Original Paper

Journal of Family and Economic Issues

, Volume 32, Issue 1, pp 111-123

Understanding Food Insecurity Among Latino Immigrant Families in Rural America

  • Yoshie SanoAffiliated withDepartment of Human Development, Washington State University Vancouver Email author 
  • , Steven GaraskyAffiliated withDepartment of Human Development and Family Studies, Iowa State University
  • , Kimberly A. GrederAffiliated withDepartment of Human Development and Family Studies, Iowa State University
  • , Christine C. CookAffiliated withDepartment of Human Development and Family Studies, Iowa State University
  • , Dawn E. BrowderAffiliated withDepartment of Human Development and Family Studies, Iowa State University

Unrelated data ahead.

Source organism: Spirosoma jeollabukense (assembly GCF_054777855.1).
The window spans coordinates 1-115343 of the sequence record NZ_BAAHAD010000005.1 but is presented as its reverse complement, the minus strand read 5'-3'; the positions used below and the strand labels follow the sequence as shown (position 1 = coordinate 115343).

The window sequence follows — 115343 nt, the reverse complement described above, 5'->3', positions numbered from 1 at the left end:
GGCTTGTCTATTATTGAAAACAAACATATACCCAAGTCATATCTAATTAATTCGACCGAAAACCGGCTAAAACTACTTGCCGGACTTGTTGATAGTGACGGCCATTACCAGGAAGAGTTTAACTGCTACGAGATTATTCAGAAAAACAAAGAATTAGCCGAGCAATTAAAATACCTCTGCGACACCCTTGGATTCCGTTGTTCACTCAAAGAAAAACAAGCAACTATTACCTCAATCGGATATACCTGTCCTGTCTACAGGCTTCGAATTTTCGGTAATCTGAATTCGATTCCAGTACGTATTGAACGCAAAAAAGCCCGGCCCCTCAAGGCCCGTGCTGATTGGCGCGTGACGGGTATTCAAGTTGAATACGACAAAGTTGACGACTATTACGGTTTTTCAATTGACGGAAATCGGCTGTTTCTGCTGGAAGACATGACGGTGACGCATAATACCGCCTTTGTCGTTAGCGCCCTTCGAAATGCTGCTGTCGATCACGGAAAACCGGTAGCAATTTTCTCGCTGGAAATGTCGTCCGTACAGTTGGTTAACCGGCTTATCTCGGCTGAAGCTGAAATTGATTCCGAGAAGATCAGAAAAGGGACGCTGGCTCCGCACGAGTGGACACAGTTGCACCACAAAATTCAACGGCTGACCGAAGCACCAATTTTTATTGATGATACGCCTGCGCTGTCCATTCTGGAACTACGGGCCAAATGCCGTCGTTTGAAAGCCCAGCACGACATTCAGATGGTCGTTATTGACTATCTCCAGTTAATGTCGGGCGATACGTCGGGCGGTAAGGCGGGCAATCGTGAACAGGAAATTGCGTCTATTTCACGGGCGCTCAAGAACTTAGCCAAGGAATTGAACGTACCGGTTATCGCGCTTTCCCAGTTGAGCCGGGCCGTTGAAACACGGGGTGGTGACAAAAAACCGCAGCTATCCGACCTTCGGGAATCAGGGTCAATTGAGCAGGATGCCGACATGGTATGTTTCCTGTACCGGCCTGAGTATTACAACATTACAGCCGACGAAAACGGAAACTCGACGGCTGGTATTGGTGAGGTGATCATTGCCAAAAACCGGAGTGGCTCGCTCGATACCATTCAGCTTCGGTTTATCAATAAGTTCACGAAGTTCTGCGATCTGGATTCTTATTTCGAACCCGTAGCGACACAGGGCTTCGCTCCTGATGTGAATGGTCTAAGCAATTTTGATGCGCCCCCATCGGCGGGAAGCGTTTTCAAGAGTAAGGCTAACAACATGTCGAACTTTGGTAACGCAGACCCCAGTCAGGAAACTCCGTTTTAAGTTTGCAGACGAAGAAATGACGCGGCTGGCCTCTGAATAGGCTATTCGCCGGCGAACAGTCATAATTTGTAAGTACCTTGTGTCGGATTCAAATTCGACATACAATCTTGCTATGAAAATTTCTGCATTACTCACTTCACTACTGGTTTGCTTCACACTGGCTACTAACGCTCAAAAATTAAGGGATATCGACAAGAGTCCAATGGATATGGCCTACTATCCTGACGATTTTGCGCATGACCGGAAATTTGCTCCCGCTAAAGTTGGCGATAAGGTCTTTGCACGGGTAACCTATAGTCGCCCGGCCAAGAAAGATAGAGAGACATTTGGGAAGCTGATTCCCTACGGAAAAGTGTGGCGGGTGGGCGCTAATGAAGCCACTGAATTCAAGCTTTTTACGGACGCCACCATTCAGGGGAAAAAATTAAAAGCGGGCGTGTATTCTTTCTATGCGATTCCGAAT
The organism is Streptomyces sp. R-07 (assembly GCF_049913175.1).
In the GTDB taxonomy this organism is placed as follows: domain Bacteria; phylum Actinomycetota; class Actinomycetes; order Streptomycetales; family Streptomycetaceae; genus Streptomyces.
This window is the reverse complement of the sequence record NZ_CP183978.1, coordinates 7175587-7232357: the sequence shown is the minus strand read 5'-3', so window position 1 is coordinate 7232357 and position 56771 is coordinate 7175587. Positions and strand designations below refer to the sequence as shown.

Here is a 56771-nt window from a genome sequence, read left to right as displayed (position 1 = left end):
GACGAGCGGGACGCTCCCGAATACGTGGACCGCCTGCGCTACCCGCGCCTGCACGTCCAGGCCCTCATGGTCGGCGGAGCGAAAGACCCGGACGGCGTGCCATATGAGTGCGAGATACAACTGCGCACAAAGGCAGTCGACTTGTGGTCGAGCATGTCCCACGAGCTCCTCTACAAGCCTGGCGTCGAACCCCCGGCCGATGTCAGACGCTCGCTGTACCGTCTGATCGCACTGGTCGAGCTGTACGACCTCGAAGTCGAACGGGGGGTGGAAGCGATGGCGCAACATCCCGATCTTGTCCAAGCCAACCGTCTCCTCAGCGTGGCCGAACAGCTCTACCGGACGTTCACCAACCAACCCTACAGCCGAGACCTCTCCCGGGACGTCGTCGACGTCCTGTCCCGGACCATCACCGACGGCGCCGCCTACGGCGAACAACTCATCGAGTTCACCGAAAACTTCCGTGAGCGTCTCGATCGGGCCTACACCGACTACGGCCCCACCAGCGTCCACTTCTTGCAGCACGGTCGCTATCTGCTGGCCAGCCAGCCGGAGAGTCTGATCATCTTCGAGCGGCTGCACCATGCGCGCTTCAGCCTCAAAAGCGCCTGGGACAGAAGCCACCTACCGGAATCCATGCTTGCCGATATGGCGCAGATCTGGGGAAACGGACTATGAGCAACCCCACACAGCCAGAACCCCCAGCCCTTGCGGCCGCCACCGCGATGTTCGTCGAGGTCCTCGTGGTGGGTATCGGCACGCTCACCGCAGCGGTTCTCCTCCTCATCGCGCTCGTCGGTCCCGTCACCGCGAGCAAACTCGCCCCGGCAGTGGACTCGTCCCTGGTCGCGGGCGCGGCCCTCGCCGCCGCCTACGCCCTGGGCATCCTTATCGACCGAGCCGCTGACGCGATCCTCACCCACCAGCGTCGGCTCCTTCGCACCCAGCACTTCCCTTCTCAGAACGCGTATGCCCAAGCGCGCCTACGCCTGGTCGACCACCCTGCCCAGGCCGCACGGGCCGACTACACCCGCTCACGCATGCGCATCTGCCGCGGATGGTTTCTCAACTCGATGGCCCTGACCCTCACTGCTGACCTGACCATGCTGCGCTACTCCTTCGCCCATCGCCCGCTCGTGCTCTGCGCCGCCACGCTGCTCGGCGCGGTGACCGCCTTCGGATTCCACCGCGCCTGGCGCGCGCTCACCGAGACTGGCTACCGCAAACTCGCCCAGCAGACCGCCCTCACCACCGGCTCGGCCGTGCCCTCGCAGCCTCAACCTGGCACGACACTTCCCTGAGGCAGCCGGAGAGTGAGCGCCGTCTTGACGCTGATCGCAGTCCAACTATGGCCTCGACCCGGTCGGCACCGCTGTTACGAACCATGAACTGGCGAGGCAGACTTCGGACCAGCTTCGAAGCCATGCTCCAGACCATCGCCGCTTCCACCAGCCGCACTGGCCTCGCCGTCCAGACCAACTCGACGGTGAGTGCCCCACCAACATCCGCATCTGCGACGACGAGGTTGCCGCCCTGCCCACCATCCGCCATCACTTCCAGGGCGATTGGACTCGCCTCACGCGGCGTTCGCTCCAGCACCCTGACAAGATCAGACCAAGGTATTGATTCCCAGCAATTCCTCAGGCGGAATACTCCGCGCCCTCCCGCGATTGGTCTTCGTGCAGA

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Abstract

Using ecological theory, this study investigated how low-income rural Latino immigrant families succeeded or failed to meet their food needs over time. Interviews with ten families purposively selected to represent consistently food secure, fragile, and consistently food insecure groups were intensively analyzed using a case study approach. Achieving and maintaining food security was a complicated task and a constant struggle for families. Success or failure was influenced by factors at multiple ecological levels including family characteristics, access to social networks and community support, and the local economy. These findings can inform practitioners and policymakers seeking to identify strategies and policies that will support Latino immigrant families as they work toward improving their well-being.

Keywords

Food insecurity Latino immigrants Low-income Rural